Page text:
Also, in this case, triggering a war between religions. And it seems like the IS is succeeding because we're letting it succeed.



  • @FrostCat said in The REAL terrorism threat:

    @asdf said in The REAL terrorism threat:

    Discuss.

    Since the article's behind a paywall, it's rather difficult.

    The article is about a year out of date too. Nothing about protesters at Trump rallies causing terror. :trolleybus:


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    White, Christian, right wing extremists aren't terrorists, by definition. They're all crazed, mentally ill lone gunmen who've never yelled Allah Ackbar



  • @HardwareGeek said in The REAL terrorism threat:

    337 attacks

    @HardwareGeek said in The REAL terrorism threat:

    3370 attacks,

    Uhh...



  • @asdf said in The REAL terrorism threat:

    Since 9/11, an average of nine American Muslims per year have been involved in an average of six terrorism-related plots against targets in the United States. Most were disrupted, but the 20 plots that were carried out accounted for 50 fatalities over the past 13 and a half years.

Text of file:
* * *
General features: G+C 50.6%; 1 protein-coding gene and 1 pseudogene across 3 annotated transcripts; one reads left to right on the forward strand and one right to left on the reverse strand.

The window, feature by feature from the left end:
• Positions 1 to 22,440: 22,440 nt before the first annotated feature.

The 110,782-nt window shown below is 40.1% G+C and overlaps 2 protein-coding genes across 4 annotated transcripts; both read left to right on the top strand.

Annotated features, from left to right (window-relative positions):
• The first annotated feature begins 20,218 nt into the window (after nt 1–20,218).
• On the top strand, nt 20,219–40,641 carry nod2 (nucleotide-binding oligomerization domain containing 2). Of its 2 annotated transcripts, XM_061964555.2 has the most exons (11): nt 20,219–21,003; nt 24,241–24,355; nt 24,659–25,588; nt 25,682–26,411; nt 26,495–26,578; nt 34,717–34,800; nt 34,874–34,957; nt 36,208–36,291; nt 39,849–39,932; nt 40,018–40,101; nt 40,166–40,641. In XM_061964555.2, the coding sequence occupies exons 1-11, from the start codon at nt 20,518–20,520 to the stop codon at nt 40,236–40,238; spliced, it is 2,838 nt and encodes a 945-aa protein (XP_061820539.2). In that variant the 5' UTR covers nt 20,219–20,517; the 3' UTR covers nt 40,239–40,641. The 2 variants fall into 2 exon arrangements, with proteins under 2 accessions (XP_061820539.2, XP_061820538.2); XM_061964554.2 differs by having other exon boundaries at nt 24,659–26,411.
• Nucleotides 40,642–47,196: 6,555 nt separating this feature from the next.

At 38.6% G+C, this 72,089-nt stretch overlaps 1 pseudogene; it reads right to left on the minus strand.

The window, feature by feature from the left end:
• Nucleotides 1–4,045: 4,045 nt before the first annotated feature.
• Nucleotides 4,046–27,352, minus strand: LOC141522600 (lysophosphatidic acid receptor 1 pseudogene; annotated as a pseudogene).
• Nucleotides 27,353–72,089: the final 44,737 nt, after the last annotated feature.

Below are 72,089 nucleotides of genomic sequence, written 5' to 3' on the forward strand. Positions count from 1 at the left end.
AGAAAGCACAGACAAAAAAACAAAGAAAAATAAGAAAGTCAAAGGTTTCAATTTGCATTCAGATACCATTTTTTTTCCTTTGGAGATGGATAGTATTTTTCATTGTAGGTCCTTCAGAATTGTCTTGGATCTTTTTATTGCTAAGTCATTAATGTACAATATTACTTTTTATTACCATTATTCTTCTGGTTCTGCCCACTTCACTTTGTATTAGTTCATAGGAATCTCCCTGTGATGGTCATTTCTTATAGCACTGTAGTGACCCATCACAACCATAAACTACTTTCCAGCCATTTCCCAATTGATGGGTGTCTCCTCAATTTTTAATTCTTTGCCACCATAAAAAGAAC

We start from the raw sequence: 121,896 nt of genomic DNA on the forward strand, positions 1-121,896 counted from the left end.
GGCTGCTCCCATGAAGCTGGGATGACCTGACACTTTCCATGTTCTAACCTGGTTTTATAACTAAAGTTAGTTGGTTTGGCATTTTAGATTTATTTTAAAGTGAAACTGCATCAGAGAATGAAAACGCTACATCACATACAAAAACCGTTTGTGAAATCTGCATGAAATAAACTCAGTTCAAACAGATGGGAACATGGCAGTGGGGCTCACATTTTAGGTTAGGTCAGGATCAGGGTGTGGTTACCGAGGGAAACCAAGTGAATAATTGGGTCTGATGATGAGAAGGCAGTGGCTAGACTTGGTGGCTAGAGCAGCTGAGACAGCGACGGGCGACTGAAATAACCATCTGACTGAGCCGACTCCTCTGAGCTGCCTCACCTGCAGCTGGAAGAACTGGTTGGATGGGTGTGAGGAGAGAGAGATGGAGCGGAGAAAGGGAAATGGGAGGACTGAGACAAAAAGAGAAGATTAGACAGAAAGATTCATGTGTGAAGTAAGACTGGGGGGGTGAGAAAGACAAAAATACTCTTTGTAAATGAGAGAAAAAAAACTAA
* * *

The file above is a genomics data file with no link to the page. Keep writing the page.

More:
In contrast, right-wing extremists averaged 337 attacks per year in the decade after 9/11, causing a total of 254 fatalities

    Sounds very cherry-picked to fit the agenda. Like most of these kinds of articles.


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    @Maciejasjmj @HardwareGeek is correct, one is the figure for 10 years and the other one is per year.


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    @asdf said in The REAL terrorism threat:

    Also, in this case, triggering a war between religions. And it seems like the IS is succeeding because we're letting it succeed.

    I shouldn't be telling you this, but it's all an atheist plot to divide an conqu****NO CARRIER****